Tag Archives: economics

Novelists remembered what economists forgot

Source: Cato Unbound
by Maria Pia Paganelli

"The bifurcations between the individual and the social and between the political and the economic, mentioned in all the essays this month, create parallel worlds in which the public spirit is segregated into the political sphere and self-interest into the economic sphere. This generates an idyllic image of the political but also a despicable image of the economic. While politicians care dispassionately about the world, economic agents are heartless calculators. What novels help us see is that that bifurcation is artificial and potentially limiting. Characters in novels, whether they are politicians or economic agents, are generally complex individuals. Many of public choice theory's agents are not." (03/15/17)


Mark Twain, meet Gordon Tullock

Source: Cato Unbound
by Michelle Vachris

"As Cecil Bohanon and I have argued elsewhere, despite the vast chasm between the economics and literature disciplines, there exist gains from trade between the two. Tyler Cowen has explained that novels are similar to economic models in that the stories usually trace through shocks to the system of the characters. Therefore we and our students can learn a lot about the economy and economic theories by reading works of literature, and vice versa. In particular there are plenty of examples of what Skwire calls 'public choice sensibility' in literature that predates the development of public choice theory. To get us started, Skwire provides us with an introduction to Shakespearean coverage of public choice sensibility. I'd like to extend this train of thought by offering up Mark Twain and Charles Dudley Warner's book A Gilded Age, A Tale of Today." (03/13/17)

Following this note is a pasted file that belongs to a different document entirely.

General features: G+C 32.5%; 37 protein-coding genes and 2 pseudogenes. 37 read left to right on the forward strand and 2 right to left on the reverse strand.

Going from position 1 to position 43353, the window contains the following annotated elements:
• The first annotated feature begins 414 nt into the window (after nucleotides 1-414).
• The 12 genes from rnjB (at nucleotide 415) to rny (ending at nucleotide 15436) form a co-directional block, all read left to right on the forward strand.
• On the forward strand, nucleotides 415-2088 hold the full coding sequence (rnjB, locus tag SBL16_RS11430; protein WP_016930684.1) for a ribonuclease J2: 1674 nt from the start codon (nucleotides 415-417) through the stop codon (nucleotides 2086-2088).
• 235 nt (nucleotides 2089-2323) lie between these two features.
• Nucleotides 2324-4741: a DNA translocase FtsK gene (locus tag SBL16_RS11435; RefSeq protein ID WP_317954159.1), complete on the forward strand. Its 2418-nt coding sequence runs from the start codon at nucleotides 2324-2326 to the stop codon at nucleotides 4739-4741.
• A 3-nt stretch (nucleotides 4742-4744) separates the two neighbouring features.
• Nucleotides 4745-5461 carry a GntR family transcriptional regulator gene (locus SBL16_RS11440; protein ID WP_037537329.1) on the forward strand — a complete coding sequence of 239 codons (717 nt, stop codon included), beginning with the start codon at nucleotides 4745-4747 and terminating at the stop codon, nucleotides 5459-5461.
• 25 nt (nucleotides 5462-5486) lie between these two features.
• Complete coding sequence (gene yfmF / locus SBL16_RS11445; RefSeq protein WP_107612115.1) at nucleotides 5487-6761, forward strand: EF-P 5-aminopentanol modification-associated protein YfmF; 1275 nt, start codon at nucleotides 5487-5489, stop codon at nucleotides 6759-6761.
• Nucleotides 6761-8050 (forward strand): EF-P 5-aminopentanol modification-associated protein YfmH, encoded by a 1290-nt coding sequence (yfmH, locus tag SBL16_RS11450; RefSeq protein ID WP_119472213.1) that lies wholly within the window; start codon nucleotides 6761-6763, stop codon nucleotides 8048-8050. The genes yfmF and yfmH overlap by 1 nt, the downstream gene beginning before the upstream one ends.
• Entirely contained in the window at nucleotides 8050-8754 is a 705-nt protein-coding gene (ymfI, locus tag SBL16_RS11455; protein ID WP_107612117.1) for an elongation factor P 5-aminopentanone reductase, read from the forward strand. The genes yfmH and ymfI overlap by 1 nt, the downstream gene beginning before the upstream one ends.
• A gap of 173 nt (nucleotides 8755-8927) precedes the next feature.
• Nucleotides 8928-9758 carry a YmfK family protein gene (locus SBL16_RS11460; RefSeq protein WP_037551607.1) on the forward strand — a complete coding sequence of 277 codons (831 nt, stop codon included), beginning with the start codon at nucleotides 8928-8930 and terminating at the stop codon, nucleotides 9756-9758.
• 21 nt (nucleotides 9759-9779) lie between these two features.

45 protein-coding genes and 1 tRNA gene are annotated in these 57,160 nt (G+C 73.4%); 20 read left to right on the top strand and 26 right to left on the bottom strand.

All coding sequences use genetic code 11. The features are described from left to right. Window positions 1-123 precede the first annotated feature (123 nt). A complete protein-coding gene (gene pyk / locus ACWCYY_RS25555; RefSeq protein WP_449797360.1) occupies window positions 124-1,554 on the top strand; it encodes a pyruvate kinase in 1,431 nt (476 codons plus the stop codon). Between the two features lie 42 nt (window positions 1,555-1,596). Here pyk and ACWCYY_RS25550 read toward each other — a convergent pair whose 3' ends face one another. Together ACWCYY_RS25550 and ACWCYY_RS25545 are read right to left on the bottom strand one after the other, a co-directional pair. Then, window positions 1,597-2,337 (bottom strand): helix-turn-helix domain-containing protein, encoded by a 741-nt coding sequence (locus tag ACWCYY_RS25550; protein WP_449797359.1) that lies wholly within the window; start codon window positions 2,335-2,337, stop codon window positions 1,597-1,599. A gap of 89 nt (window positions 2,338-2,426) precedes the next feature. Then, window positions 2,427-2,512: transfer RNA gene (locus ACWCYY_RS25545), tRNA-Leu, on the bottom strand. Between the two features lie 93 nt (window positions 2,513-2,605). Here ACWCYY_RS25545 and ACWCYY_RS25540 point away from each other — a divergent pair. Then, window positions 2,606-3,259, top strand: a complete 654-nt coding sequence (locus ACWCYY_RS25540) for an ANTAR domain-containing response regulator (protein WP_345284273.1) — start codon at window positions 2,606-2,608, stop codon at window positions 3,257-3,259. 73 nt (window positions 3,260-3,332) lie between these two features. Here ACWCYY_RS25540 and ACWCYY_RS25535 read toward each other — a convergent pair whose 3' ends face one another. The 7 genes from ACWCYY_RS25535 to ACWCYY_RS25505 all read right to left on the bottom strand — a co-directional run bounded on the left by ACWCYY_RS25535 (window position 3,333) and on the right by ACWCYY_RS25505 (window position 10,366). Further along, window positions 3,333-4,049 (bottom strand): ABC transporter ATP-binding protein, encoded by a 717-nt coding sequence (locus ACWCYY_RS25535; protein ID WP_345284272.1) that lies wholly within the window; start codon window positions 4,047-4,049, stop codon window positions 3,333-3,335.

Adam Smith's public choice economics

Source: Cato Unbound
by Maria Pia Paganelli

"In Smith's account, land owners were too concerned with showing off their riches to care about things other than ornaments. Farmers and workers may have known their interest but were seldom in a position to lobby. They were many, and they were spread throughout the country. Merchants and manufacturers, on the other hand, knew their interest well and tended to be concentrated in towns. They were few and lived in proximity to each other. They could more easily conspire against the public and indeed this is what they did." (03/10/17)


Higher costs don't mean higher prices

Source: Ludwig von Mises Institute
by Per Bylund

"The reason an expensive good is produced at high cost is that those high costs can be covered by the anticipated price that it can be sold for. It doesn't mean that entrepreneurs choose high costs for the fun of it, but that they motivate a certain level of costs based on the anticipated price — and that price is really dependent only on consumer valuation of the final good. In imperfect markets, this means there can be high markups that offer entrepreneurs enormous profits. But this is also what lures other entrepreneurs to enter this particular market, so where there are no significant barriers to entry profits will tend to get squeezed until they reach the standard market rate of return. In this process, costs are pushed down but consumer good prices even more so, thereby making consumers the ultimate winners of this process. So it is not in any sense a paradox that the market price of a box of paint has very little to do with the final price of the painting." (03/08/17)



Source: EconLog